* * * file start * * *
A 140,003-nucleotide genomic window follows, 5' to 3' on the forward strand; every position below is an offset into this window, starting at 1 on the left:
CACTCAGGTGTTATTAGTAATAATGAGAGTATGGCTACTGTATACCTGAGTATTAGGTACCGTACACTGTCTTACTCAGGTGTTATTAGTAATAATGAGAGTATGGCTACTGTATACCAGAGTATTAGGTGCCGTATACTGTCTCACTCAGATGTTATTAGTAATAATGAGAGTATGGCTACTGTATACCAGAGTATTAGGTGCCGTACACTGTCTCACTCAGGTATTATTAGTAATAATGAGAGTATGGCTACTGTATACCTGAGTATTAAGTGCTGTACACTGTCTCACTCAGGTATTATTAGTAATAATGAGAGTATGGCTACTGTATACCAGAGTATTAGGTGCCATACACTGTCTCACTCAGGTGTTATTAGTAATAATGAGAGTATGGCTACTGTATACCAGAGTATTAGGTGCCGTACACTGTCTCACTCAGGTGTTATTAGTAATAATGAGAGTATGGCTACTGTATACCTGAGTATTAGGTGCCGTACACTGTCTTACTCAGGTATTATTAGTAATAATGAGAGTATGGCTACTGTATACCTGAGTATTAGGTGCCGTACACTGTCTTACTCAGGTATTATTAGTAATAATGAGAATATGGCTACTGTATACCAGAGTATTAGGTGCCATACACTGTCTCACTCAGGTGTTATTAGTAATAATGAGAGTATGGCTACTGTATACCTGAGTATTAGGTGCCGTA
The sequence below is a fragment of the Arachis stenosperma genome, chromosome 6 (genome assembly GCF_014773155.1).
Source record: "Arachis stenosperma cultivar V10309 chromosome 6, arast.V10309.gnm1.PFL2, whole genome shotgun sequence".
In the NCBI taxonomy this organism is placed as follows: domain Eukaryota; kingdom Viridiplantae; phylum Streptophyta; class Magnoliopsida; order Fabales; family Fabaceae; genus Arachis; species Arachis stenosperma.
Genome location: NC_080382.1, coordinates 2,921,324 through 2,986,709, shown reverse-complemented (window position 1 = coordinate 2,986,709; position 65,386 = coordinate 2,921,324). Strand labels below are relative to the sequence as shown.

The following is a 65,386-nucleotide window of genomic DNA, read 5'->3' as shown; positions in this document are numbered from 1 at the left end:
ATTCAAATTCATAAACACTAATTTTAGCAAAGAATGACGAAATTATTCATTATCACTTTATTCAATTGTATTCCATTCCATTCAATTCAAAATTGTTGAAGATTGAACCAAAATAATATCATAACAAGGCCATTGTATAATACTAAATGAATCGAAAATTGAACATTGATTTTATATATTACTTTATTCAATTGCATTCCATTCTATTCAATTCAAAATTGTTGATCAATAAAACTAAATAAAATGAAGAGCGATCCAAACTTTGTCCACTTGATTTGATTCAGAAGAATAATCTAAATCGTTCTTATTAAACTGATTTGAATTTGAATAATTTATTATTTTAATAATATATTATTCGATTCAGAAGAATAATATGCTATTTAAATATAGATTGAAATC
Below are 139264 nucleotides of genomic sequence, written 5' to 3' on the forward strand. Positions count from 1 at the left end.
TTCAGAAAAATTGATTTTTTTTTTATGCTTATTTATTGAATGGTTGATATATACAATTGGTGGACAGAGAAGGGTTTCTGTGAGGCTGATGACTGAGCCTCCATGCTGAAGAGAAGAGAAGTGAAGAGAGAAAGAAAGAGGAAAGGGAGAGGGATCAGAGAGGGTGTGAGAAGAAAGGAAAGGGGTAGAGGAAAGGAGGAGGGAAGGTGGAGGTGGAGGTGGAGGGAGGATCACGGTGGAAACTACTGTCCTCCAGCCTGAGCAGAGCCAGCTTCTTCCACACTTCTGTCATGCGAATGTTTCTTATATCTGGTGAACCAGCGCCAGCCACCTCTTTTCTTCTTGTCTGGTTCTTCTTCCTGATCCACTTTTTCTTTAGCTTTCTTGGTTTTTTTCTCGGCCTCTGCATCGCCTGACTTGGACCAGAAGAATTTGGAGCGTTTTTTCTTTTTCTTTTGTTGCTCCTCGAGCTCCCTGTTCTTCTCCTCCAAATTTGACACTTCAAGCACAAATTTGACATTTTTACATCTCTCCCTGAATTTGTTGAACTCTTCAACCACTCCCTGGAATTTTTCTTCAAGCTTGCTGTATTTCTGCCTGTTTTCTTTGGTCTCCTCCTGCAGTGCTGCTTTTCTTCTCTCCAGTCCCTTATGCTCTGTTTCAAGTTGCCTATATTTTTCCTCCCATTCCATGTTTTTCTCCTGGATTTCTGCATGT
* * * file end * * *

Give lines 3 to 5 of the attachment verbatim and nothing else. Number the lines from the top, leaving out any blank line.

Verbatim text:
The sequence below is a fragment of the Arachis stenosperma genome, chromosome 6 (genome assembly GCF_014773155.1).
Source record: "Arachis stenosperma cultivar V10309 chromosome 6, arast.V10309.gnm1.PFL2, whole genome shotgun sequence".
In the NCBI taxonomy this organism is placed as follows: domain Eukaryota; kingdom Viridiplantae; phylum Streptophyta; class Magnoliopsida; order Fabales; family Fabaceae; genus Arachis; species Arachis stenosperma.